#4 Do remind yourself that all relationships fail until one doesn’t

Some people get caught up in the idea that they’ve broken up with their soul mate and that no love will ever equal the one they have just lost. A far more helpful way to look at it is that if this was the right person for you they wouldn’t have wanted to move on. If you are indulging in idealisation of your ex, check yourself. Come to terms with the reality of your time together. You can do this maturely and acknowledge the good things and the bad and try to be happy for the experience, or if you’re feeling less generous, focus on the fact that your ex maybe wasn’t so perfect after all. Either way, don’t paint a false depiction in your head of a blissful relationship that you will never be able to get over. It’s not real and it’s not helpful. Instead, remember that when a relationship is right for you in the long term, it won’t break up.

#5 Don’t try to win the breakup – on social media or anywhere else

There’s a lot of advice out there on how to win a breakup. Well, it’s shoddy. Nobody wins a breakup because it’s not a competition. If you’re constantly trying to prove to your ex that you have moved on and you’re having a whale of a time, you’re not focusing on what you should – which is actually moving on and not having your emotions linked to your ex. A lot of this ‘winning’ happens on social media these days. In fact, after a person’s status goes from in a relationship to single on Facebook, their data shows that people indulge in 225 percent more Facebook interactions than usual. Don’t spend a lot of time on social media posting photos of yourself in the hope that your ex will get jealous of how happy you are now. Instead, work on actually feeling those things. In fact, taking a break from social media altogether might be the best choice during a breakup.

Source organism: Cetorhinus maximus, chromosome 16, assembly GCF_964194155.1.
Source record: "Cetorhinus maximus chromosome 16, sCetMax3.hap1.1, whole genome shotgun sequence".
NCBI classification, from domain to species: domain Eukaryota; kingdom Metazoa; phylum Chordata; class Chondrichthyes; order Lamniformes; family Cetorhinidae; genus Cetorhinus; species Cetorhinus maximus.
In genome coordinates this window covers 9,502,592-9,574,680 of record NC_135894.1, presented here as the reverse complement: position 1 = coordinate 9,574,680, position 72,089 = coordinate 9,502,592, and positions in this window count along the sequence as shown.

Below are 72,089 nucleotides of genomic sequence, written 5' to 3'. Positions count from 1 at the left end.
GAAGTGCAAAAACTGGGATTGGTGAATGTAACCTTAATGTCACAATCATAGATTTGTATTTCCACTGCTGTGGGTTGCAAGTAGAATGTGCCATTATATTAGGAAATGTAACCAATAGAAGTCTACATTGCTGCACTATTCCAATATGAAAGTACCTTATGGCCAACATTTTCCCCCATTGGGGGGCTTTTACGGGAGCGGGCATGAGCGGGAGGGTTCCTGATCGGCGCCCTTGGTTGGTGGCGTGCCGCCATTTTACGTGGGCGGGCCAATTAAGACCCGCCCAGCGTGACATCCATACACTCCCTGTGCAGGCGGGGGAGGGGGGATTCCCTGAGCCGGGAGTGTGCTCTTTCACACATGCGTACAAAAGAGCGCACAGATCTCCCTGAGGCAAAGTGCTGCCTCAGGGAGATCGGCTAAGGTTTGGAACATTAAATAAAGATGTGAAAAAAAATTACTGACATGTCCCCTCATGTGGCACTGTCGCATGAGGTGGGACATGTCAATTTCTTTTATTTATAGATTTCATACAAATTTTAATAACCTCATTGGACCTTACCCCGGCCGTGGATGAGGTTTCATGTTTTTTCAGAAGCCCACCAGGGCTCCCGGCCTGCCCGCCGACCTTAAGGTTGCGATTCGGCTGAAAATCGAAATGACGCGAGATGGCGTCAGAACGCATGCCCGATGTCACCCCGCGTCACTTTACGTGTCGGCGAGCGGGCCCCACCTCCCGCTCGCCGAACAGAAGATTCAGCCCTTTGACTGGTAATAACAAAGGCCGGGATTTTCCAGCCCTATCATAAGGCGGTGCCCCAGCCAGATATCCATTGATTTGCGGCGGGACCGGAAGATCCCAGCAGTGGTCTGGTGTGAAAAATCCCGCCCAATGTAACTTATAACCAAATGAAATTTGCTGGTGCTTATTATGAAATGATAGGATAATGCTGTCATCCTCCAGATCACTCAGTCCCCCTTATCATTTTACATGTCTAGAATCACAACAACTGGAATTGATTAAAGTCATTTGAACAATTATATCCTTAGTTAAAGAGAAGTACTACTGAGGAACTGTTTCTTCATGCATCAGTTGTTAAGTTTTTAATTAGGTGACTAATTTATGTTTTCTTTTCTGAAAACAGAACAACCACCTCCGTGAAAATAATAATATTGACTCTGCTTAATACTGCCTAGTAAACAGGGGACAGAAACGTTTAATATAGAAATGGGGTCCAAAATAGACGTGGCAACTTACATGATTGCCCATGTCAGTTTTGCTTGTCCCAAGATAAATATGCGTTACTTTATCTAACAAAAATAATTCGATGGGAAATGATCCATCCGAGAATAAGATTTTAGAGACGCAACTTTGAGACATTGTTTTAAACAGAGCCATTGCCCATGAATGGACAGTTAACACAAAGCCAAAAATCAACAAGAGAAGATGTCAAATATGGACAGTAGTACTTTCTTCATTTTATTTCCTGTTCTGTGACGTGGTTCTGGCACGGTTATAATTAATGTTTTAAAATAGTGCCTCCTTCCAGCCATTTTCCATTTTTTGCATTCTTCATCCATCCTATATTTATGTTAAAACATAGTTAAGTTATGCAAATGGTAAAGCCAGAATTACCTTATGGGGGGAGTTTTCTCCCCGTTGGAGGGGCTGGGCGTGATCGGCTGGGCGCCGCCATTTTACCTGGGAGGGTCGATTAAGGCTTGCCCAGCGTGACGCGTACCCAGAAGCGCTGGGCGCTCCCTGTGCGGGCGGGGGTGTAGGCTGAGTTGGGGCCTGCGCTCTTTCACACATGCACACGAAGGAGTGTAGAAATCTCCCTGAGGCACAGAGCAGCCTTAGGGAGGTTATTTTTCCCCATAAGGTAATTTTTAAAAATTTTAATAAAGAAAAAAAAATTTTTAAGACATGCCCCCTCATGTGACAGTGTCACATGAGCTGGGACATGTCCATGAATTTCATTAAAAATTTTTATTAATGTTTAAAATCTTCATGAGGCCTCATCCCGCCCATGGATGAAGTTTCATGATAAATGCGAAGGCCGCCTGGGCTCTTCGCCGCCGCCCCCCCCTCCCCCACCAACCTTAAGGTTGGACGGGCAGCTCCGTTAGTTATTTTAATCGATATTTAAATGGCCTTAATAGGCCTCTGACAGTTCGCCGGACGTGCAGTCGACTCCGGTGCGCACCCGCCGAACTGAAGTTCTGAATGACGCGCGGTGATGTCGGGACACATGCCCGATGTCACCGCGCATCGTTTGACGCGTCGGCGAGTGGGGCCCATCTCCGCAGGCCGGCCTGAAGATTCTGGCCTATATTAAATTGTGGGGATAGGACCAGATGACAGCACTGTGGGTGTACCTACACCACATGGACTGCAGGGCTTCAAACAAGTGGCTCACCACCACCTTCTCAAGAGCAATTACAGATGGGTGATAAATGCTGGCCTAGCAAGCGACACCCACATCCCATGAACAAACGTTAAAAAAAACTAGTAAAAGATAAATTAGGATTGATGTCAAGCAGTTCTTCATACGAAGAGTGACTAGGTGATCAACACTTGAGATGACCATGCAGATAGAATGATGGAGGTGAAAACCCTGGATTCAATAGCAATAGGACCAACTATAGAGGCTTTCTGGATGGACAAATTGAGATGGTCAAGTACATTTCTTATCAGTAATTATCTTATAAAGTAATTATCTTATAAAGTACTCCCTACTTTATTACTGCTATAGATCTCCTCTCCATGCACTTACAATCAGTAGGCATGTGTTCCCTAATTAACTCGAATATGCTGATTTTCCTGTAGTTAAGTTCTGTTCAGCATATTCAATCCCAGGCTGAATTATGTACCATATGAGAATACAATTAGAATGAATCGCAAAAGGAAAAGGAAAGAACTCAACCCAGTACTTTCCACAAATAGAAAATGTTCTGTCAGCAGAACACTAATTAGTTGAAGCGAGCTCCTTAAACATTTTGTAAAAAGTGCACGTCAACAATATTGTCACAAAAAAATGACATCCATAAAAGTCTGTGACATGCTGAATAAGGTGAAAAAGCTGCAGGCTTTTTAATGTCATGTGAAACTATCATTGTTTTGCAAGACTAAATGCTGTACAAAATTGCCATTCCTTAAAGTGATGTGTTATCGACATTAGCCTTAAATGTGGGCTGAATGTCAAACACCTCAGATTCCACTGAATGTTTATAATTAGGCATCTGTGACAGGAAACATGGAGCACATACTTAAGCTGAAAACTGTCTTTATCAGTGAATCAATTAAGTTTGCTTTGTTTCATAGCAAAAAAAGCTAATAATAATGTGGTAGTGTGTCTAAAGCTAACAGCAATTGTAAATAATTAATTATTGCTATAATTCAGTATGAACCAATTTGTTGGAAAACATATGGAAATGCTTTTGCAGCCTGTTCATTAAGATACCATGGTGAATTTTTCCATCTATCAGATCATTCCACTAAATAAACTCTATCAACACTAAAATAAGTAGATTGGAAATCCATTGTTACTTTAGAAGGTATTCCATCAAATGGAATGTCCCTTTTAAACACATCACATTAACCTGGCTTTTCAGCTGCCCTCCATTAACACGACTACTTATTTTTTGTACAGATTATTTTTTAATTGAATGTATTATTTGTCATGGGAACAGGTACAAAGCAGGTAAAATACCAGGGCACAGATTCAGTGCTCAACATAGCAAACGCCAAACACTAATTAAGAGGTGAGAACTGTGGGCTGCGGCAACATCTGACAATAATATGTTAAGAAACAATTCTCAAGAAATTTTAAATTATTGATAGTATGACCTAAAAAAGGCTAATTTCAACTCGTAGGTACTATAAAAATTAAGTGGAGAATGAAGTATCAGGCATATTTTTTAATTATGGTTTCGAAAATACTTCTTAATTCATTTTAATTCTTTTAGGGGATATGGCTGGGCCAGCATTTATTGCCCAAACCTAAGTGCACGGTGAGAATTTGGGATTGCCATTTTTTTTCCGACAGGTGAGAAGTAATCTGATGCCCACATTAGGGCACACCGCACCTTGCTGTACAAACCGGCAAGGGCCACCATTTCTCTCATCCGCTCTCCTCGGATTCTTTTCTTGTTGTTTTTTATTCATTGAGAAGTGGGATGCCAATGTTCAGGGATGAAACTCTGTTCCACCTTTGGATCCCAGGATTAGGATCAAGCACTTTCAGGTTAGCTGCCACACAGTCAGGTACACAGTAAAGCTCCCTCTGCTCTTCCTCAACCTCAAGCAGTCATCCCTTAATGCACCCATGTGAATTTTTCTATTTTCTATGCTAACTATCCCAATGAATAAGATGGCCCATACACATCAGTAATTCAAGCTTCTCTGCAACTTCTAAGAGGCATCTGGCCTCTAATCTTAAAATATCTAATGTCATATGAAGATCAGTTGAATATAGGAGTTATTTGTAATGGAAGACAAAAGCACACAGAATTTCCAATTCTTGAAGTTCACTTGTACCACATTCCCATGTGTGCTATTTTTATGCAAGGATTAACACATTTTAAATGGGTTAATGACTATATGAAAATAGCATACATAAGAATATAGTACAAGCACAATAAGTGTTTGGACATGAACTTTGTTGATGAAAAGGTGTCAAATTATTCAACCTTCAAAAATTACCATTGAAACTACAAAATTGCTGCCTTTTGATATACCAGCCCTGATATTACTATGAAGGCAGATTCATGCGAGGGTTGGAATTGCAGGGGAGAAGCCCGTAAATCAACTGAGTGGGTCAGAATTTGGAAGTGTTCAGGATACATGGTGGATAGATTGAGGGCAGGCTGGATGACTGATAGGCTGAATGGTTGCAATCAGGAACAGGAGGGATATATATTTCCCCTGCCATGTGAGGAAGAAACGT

#6 Don’t spend a lot of time with your ex

You’re going to feel like you need to hash things out over coffee, and there are going to be interactions when you drop each other’s stuff off – and you might even sleep together after the final decision to end a relationship. That’s all normal. However, if you try to be friends too soon it’s a recipe for unhappiness. It’s best to limit the amount of contact you have with your ex to the least amount you possibly can. If there are kids involved and housing arrangements to sort out, obviously this will be more difficult. But don’t socialise, don’t give in to loneliness by hanging out and don’t prolong what is already a painful process.

#7 Don’t rebound date

Getting over someone by getting under someone else is tempting, and in some cases it might help, but don’t jump into another relationship straight away. If you do, you’ll bring all the broken promises, the trust issues and the questionable habits from the old relationship into the new one. When you do meet someone new, you want a clean slate. If you try too soon, your slate will be anything but. By all means, if you feel you must indulge in some casual flings (as long as everyone knows the parameters of this relationship) then go ahead, but don’t get into anything serious with someone new until the past no longer hurts you and you can look back on it without the negativity.

 #8 Don’t indulge in anger and seek revenge

Maybe your ex treated you really poorly. Maybe the relationship ended due to infidelity. Maybe you feel you were taken advantage of. Well, it’s okay to punch a pillow and lament how unfairly you were treated. But you need to hold your head high and hold onto your dignity. It’s the only way forward. Your focus should be on you; how you can feel whole again, where you’re going from here, how you will regain your ability to trust, how to approach new love in your life. If you are thinking about revenge, all you are doing is thinking about the past and allowing it to ruin your present. If your ex was so bad, why would you let them do that to you? Move on and trust in a happier future.